Direct deposit of cash and cheques; and plastic money like debit and credit cards make it even more convenient for the account holders. The early direct deposit feature allows the holders to make early bill payments or receive advance payments through current accounts.

It is a complete banking solution for individuals and businesses. Further, many current accounts require zero or low minimum balance and have zero or nominal maintenance fees. Some also offer interest or APY on the deposits. Moreover, these accounts usually come with FDIC insurance, making them more secure for the customers.

Disadvantages

Banks and financial institutions usually impose certain monthly charges or fees. Most current account holders are required to maintain a minimum balance. Also, the customers may even have to pay additional fees for insufficient funds, ATM usage, overdraft option, and wire transfer.

The financial institution can take action against the customer found defaulting or misusing a current account by ceasing withdrawals or transferring money from such an account. The banks keep an eye on the spending pattern of the customers through artificial intelligence. Unlike a savings account, most current accounts do not provide interest to the customers.

Savings Account Vs. Checking Account

Both savings and current accounts facilitate cash deposit and withdrawal. But they are very different when it comes to purpose and usage. The dissimilarities are as follows:

BasisSavings AccountChecking Account
MeaningIt is simply a deposit account that provides security and interest on the sum deposited.It is a multipurpose bank account that aids the account holder in making frequent transactions, deposits, and withdrawals.
PurposeSecured money-saving in a bank account.Making daily financial transactions.
Minimum Balance RequirementMany savings accounts are zero balance savings accounts, while others require a low minimum balance.Some current accounts, like a teen checking account, need zero or insignificant minimum balance. Other types have a minimum requirement.
Annual Percentage Yield (APY)Such accounts offer interest to the holders.Most customers do not receive interest. Very few current accounts return an interest.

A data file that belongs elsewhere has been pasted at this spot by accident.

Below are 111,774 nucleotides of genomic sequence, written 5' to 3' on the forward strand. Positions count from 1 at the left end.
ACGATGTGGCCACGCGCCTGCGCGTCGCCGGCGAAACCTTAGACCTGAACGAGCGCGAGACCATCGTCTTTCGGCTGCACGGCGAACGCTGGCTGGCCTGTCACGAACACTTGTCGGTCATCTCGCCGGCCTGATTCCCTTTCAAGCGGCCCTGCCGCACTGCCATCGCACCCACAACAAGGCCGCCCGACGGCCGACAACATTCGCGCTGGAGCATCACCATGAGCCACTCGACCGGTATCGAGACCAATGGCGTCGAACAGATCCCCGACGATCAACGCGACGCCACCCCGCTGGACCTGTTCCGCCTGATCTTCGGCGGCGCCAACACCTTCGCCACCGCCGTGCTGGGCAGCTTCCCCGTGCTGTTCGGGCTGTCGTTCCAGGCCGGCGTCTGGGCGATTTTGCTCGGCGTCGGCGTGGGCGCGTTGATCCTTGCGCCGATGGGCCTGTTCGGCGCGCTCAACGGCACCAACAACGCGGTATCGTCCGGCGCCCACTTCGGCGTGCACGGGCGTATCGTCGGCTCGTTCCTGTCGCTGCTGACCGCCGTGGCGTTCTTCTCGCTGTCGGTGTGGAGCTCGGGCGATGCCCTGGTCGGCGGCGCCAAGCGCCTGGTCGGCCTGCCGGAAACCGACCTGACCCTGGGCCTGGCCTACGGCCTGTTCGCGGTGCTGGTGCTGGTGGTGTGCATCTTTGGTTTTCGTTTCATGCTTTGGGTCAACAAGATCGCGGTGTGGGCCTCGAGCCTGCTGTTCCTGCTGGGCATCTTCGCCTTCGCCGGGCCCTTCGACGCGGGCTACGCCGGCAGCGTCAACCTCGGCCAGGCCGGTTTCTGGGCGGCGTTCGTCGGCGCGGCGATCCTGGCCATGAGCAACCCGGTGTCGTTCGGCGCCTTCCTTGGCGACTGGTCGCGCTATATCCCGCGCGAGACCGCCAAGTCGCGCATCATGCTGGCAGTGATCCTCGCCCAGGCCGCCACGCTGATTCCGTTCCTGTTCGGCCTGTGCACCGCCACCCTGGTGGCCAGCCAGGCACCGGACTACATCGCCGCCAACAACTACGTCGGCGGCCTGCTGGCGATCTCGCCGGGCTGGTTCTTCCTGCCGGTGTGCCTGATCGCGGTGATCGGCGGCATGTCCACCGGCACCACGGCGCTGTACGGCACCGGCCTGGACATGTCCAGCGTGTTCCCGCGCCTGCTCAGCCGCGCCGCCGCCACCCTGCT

FeesMay impose minimum balance fees and monthly maintenance charges.May include various charges on maintenance, ATM, insufficient funds, and an overdraft.
Transaction LimitYesNo
Services  Only suitable for savings, limited withdrawals, and internal online transactions.Provides different banking facilities like multiple deposits, multiple withdrawals, external online transactions, cheques, and overdrafts.

Frequently Asked Questions (FAQs)

What is a checking account?

A current account is simply a deposit account that facilitates the holders in frequent deposit and withdrawal using cheques, ATMs, electronic transfers, debit cards, net banking, and wire transfers.

Some current accounts are free with no minimum balance criteria and maintenance charges, especially with direct deposits. Most current accounts, though, have limits and recurring charges based on usage.

What is a checking account number?

A current account number is a unique combination of 10 to 12 digits located between the routing number and cheque number on a personal cheque.

What is a checking account used for?

A current account allows the holder to make online and offline purchases through net banking or debit card payments. In addition, it facilitates the meeting of various other expenses and payments through cheques and online transfers. Further, it is used for multiple banking transactions such as deposits and withdrawals on a daily basis. Unlike a savings account, there is no limit on the number of transactions allowed per day.